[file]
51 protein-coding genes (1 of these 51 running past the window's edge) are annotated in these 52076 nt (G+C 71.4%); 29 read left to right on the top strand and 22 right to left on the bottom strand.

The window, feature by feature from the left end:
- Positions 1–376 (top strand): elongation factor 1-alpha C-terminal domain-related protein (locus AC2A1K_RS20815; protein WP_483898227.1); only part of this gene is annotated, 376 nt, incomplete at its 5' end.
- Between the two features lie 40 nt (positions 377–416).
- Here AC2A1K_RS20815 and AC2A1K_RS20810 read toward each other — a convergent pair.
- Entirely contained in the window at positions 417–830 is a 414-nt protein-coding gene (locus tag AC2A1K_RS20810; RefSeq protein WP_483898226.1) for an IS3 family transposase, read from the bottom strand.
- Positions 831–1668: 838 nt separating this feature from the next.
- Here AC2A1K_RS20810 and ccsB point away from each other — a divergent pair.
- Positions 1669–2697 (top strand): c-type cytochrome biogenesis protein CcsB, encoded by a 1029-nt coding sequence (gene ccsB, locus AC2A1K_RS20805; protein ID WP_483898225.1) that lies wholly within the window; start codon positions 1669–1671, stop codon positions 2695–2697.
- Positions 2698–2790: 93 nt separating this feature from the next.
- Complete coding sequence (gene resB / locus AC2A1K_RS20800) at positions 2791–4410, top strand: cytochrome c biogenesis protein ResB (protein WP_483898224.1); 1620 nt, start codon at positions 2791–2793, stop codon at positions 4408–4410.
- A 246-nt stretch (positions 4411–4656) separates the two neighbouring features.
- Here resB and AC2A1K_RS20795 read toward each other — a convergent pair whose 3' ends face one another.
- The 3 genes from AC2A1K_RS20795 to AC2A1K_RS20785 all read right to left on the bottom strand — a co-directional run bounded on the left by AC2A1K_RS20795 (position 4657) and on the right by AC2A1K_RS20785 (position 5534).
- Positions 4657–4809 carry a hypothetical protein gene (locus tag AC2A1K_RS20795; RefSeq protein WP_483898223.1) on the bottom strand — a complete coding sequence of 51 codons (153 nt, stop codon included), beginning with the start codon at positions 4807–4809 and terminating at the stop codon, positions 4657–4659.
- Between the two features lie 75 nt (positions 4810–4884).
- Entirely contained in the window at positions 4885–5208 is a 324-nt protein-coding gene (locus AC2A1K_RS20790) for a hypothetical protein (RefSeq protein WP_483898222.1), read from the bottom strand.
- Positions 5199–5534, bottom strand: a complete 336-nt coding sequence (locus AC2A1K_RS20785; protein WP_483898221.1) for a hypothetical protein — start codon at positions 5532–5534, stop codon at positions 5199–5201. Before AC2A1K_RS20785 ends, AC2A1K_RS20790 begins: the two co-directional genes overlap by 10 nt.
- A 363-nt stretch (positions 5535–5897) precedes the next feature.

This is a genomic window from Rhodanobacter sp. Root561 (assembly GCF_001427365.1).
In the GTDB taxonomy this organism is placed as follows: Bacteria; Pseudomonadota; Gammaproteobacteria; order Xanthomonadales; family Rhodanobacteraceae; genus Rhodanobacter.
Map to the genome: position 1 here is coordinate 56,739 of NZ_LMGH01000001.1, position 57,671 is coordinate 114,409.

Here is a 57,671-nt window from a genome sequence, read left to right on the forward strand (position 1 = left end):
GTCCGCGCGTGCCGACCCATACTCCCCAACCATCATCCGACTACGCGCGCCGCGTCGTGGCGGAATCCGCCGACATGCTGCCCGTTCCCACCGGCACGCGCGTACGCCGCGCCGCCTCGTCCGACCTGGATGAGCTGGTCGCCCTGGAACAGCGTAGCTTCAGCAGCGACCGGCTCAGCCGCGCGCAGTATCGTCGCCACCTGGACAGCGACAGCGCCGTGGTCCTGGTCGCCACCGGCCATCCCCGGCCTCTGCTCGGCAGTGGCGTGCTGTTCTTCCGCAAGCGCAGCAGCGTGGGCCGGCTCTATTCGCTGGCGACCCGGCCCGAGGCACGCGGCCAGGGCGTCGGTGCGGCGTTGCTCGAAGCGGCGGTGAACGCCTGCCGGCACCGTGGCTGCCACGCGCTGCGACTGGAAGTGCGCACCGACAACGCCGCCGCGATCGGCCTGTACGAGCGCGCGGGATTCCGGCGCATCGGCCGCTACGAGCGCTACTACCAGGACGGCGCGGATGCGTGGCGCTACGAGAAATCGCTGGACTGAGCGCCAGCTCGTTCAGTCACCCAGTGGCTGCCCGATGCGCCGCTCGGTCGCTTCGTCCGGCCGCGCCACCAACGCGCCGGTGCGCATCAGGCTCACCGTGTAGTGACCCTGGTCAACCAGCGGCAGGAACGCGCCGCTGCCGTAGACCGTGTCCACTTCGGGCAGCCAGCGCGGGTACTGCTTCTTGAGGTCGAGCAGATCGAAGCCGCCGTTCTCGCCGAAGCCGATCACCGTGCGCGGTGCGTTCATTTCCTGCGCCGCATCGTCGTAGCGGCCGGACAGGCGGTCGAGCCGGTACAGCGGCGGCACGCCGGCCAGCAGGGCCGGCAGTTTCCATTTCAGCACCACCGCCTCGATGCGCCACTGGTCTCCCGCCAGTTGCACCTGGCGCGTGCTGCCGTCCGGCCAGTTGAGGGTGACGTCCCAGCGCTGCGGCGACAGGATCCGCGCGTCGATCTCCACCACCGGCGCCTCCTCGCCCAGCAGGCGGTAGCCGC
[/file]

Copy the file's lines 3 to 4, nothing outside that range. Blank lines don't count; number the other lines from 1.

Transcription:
- Positions 1–376 (top strand): elongation factor 1-alpha C-terminal domain-related protein (locus AC2A1K_RS20815; protein WP_483898227.1); only part of this gene is annotated, 376 nt, incomplete at its 5' end.
- Between the two features lie 40 nt (positions 377–416).